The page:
By Stephanie Owens
Hallowe’en, or Samhain (Sao-win) as it is known to Pagans, is the final harvest of the year and Pagan New Year. It is traditionally a time to remember the dead and honour our ancestors. It is when the “veil” between the world of the living and the
By Sophia Zupanc.
Before being named a 2019 Thomas J. Watson Fellow, Sophia worked in the Department of Psychosocial Oncology and Palliative Care at Dana-Farber Institute and as a hospice volunteer while completing her undergraduate education at Wellesley College. Sophia can be found on
By Sonal Dave
WHAT INDIAN RITUALS CAN I INCLUDE IN A CELEBRANT FUNERAL?
As an Asian celebrant, I am fortunate to have knowledge of many Asian cultures as well as the knowledge of Gujarati and basic Hindi. I am also able to sing in Gujarati and Hindi plus fortunately
by James Harrison/Mr Undertaker
Talking about death is seen as one of the final taboos. Time and again research shows that we, the British public are very reluctant to talk about death or think about our own funeral. Why should we? As funeral directors we
Rachel Smith, Co-founder of Lifefyle, talks about life admin and how organising your life not only lightens your mental load, but has the added benefit of being a comfort and help to your family in the event of your death.
If your world has been shattered by the death of the person
Dying Matters Awareness Week is over for another year, although there are still events happening for the rest of the month and over the summer - click here for details. On behalf of all of the Dying Matters team here at Hospice UK, let me say a big thank you to everybody who has been involved this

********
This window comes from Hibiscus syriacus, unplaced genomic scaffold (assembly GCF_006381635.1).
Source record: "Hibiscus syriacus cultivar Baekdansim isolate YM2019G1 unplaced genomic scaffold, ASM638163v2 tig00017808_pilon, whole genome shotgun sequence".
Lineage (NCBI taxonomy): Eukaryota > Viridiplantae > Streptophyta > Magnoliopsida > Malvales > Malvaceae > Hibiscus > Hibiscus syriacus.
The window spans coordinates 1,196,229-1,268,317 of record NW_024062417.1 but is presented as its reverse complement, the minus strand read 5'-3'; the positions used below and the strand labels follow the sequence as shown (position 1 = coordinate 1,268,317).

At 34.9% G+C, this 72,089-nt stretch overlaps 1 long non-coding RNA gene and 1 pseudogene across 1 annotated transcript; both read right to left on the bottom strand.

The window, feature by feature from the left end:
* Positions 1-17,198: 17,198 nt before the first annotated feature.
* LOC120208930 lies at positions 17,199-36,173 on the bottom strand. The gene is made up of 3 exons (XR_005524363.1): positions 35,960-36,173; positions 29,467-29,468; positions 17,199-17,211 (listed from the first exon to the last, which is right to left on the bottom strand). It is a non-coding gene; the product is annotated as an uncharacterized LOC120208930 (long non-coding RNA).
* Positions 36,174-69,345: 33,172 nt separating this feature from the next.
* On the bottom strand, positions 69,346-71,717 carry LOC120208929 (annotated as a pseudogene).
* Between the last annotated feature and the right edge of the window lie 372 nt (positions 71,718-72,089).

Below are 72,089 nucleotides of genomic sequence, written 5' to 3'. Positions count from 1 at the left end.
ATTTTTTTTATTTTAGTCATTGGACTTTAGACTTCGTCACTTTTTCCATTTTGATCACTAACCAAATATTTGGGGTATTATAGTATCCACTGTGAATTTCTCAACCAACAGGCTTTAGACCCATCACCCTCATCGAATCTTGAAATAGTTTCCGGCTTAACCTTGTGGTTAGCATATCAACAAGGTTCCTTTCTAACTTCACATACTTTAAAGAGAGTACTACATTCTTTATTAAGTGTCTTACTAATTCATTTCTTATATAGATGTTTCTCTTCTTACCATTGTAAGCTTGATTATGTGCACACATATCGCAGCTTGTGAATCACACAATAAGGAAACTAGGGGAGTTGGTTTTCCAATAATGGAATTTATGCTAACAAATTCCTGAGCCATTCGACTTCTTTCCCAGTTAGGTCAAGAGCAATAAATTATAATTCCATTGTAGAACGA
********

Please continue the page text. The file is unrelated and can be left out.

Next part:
The death of a pet is a very challenging event in a young child’s life and they need guidance from their teachers, parents or grandparents to help them make sense of this loss.
Routine. The loss of a pet is often a child’s first experience with death, and the circumstances of
Poems by Alice Willitts.
Alice Willitts has written about the experience of losing her mother to Lewy Body Dementia. Alice says, “Dying from dementia is like having the exquisite machine of your life taken apart into all it’s tiny parts, only to drop them into the bin.
by Emma Clare
“I’m just in the bath, make yourself at home I’ll be down shortly!”, came the voice from upstairs. I checked my notes for this call, my first to Stanley’s after he returned home from hospital with a care package for a morning and evening visit. The
Dr Claire F Smith, Brighton and Sussex Medical School
Everyone wants their life and death to having meaning, for some this is provided by giving their own body in death to science. In our life time we are all grateful to the medical and allied health profession who help us; it may be a GP